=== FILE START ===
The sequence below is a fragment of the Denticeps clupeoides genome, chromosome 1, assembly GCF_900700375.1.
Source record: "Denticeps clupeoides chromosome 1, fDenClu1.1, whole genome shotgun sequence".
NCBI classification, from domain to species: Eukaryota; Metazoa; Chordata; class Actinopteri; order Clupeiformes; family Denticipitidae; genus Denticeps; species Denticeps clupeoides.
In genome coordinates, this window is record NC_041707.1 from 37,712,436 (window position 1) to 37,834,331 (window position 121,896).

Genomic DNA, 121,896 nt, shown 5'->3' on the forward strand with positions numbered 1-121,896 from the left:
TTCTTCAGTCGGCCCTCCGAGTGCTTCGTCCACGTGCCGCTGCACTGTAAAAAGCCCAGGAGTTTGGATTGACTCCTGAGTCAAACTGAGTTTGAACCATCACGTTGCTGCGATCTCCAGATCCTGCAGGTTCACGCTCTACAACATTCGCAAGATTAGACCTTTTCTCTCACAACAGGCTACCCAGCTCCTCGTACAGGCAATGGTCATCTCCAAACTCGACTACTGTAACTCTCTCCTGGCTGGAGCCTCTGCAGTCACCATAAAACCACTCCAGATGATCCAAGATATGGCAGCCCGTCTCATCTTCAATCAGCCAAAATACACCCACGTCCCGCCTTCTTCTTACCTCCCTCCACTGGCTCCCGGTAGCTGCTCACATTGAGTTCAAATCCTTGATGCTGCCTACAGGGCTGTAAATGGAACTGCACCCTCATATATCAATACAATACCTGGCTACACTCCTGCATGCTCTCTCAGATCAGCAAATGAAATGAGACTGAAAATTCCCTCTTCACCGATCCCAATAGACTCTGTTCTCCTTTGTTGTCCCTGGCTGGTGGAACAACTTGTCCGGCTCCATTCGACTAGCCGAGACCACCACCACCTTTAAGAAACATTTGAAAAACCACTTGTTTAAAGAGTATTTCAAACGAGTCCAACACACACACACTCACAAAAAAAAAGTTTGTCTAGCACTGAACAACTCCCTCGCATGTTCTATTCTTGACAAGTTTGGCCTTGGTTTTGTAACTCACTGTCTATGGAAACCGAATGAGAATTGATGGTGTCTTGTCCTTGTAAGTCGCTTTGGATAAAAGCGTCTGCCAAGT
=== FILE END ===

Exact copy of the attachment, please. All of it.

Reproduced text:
The sequence below is a fragment of the Denticeps clupeoides genome, chromosome 1, assembly GCF_900700375.1.
Source record: "Denticeps clupeoides chromosome 1, fDenClu1.1, whole genome shotgun sequence".
NCBI classification, from domain to species: Eukaryota; Metazoa; Chordata; class Actinopteri; order Clupeiformes; family Denticipitidae; genus Denticeps; species Denticeps clupeoides.
In genome coordinates, this window is record NC_041707.1 from 37,712,436 (window position 1) to 37,834,331 (window position 121,896).

Genomic DNA, 121,896 nt, shown 5'->3' on the forward strand with positions numbered 1-121,896 from the left:
TTCTTCAGTCGGCCCTCCGAGTGCTTCGTCCACGTGCCGCTGCACTGTAAAAAGCCCAGGAGTTTGGATTGACTCCTGAGTCAAACTGAGTTTGAACCATCACGTTGCTGCGATCTCCAGATCCTGCAGGTTCACGCTCTACAACATTCGCAAGATTAGACCTTTTCTCTCACAACAGGCTACCCAGCTCCTCGTACAGGCAATGGTCATCTCCAAACTCGACTACTGTAACTCTCTCCTGGCTGGAGCCTCTGCAGTCACCATAAAACCACTCCAGATGATCCAAGATATGGCAGCCCGTCTCATCTTCAATCAGCCAAAATACACCCACGTCCCGCCTTCTTCTTACCTCCCTCCACTGGCTCCCGGTAGCTGCTCACATTGAGTTCAAATCCTTGATGCTGCCTACAGGGCTGTAAATGGAACTGCACCCTCATATATCAATACAATACCTGGCTACACTCCTGCATGCTCTCTCAGATCAGCAAATGAAATGAGACTGAAAATTCCCTCTTCACCGATCCCAATAGACTCTGTTCTCCTTTGTTGTCCCTGGCTGGTGGAACAACTTGTCCGGCTCCATTCGACTAGCCGAGACCACCACCACCTTTAAGAAACATTTGAAAAACCACTTGTTTAAAGAGTATTTCAAACGAGTCCAACACACACACACTCACAAAAAAAAAGTTTGTCTAGCACTGAACAACTCCCTCGCATGTTCTATTCTTGACAAGTTTGGCCTTGGTTTTGTAACTCACTGTCTATGGAAACCGAATGAGAATTGATGGTGTCTTGTCCTTGTAAGTCGCTTTGGATAAAAGCGTCTGCCAAGT